A dramatic shift has taken place in the nation's opinions on policing and race, as a new poll finds that more Americans today than five years ago believe police brutality is a very serious problem that too often goes undisciplined and unequally targets black Americans.
The new findings from The Associated Press-NORC Center for Public Affairs Research suggest the death of George Floyd and the weeks of nationwide and global protests that followed have changed perceptions in ways that previous incidents of police brutality did not.
About half of American adults now say police violence against the public is a "very" or "extremely" serious problem, up from about a third as recently as September last year. Only about 3 in 10 said the same in July 2015, just a few months after Freddie Gray, a black man, died in police custody in Baltimore.
In the latest poll, roughly 3 in 10 said police violence is a moderately serious problem. Those who say it is not a serious problem has declined from a third in 2015 to about 2 in 10 today.
Floyd, a black man, died in late May after a police officer in Minneapolis pressed his knee into Floyd's neck for several minutes. Experts say the dramatic change in opinion about police violence that has followed is an indication the country is grappling with how to confront centuries of structural racism and inequity.
"I have long argued that we cannot have a racial reconciliation in the United States because there's not been an admission of what has gone on," said Wornie Reed, director of the Race and Social Policy Research Center at Virginia Tech. "The nation is constructed on [racism]. … It's not an accident or something that America decided to do on the way to its greatness. It's the means by which it became great."
The new AP-NORC poll finds that more Americans now think police in most communities are more likely to use deadly force against a black person than a white person, 61%, up from 49% in July 2015. Only about a third say the race of a person does not make a difference in the use of deadly force against them, compared with roughly half in 2015.
And Americans are far more likely now than they were five years ago to say that police officers who cause injury or death in the course of their job are treated too leniently by the justice system, 65% vs. 41%, rather than too harshly or fairly. Fewer now think they're treated either fairly or too harshly.
Changes in opinions about social issues are more often slow and incremental, said Jennifer Benz, the deputy director of the AP-NORC Center. Benz said such significant changes can often indicate meaningful or lasting change has taken place in public awareness and attitudes.
"The data show noteworthy changes of a magnitude we don't see very often, especially on long-standing cultural or social issues," Benz said. "While this poll was certainly conducted at a moment of tremendous attention on racism in our society, we have empirical signals from other data to suggest that these changes are not purely a reaction to the current events."
Among white Americans, 39% call police violence against the public a very serious problem, up from 19% in 2015, while 35% say it's moderately serious. Most black Americans continue to say police violence is a very serious problem.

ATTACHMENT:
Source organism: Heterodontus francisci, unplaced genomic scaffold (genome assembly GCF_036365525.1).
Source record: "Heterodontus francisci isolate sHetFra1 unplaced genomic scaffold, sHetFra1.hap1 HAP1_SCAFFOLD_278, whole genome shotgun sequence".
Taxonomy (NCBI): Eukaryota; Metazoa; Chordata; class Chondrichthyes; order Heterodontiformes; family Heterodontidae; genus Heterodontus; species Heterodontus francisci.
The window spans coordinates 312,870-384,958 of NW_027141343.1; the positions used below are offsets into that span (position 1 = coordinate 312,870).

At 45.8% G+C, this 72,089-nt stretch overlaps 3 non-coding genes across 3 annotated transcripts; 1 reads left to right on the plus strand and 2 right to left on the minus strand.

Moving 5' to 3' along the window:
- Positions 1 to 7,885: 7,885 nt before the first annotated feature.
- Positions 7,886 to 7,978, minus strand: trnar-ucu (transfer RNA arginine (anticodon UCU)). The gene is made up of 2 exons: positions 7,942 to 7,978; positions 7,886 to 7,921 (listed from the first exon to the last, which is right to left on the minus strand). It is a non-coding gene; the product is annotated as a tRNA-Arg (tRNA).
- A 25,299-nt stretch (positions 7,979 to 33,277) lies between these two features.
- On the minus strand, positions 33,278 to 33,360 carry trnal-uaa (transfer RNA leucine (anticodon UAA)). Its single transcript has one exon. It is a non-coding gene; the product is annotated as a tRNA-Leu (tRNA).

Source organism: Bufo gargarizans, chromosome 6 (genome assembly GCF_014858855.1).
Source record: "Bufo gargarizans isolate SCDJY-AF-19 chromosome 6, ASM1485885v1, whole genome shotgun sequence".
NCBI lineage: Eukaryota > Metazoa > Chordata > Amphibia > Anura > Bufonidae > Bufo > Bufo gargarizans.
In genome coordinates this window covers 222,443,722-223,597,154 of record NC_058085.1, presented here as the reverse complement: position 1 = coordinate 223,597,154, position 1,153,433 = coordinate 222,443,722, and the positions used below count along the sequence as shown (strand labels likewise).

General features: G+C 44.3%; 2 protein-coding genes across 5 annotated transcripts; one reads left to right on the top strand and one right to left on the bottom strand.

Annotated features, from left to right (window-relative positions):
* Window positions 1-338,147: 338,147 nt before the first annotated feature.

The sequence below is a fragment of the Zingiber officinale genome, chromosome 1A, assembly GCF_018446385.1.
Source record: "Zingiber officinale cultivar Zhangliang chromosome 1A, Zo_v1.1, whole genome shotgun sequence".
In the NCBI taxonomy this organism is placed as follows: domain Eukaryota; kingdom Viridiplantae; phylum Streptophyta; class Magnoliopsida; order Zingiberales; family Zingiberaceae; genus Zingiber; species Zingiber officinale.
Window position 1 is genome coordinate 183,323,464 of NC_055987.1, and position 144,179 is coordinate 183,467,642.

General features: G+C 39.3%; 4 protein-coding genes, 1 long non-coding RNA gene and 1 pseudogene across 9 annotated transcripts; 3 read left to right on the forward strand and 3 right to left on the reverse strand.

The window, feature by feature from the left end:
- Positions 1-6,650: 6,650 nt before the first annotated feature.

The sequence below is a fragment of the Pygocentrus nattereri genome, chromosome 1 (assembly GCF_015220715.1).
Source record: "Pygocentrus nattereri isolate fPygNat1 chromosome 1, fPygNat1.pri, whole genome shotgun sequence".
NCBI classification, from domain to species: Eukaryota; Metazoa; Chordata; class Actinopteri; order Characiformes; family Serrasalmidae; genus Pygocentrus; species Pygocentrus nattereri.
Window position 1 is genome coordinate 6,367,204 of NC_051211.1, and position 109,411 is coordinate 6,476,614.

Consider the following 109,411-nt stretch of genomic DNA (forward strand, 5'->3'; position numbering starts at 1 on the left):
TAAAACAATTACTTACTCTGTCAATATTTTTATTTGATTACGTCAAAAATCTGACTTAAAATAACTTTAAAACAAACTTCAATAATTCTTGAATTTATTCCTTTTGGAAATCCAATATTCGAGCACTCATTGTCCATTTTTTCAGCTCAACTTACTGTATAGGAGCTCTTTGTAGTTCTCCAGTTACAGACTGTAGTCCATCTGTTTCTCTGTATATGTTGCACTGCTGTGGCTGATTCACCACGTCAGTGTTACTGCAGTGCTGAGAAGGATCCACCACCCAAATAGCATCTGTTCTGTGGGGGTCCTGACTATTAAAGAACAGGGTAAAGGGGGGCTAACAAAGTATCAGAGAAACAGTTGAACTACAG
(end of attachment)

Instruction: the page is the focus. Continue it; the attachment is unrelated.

The poll also found that 51% of black Americans say they have been unfairly treated by a police officer because of their race, compared with just 6% of white Americans.
That includes Mississippi resident Sandra Smith, who said she and many others she knows have had uncomfortable encounters with police over the years. Smith also feels many white Americans are unaware of the fear or anxiety black Americans experience in those interactions.
"I think it has reached its boiling point and I say that it's like a volcano that was waiting to erupt," said Smith, a 61-year-old black woman. "And looking back on 400 years of oppression of African Americans and the atrocities that we had to face to try to even make it in this country, when you look at all those things, the rights that were not given to the black man, those things build up."
The poll finds about 6 in 10 Americans say racism is a "very" or "extremely" serious problem in this country. Nine in 10 black Americans, and about 6 in 10 white Americans, say that.
Majorities of Americans across racial groups say police use of deadly force is more common against a black person, including 92% of black Americans and 54% of white Americans. Five years ago, just 39% of white Americans said police were more likely to use deadly force against a black person.
Separate from use of deadly force, the poll also finds about 7 in 10 Americans say white people are treated more fairly in dealing with the police in general, while about a quarter say the race of a person does not make a difference. Nine in 10 black Americans and 7 in 10 white Americans say white people are treated more fairly.
"My eyes have been opened in the last month of how serious the problem really is," said Jeffrey Boord-Dill, a 62-year-old white man, who lives in Kentucky. "I think it was a problem before now, but not nearly on the level that I see today, and having people of color tell their stories and putting myself in their shoes from those stories, I can't imagine how damn tired everybody is of walking out the door and wondering if they're going to come home or not. That, in this country, is inexcusable."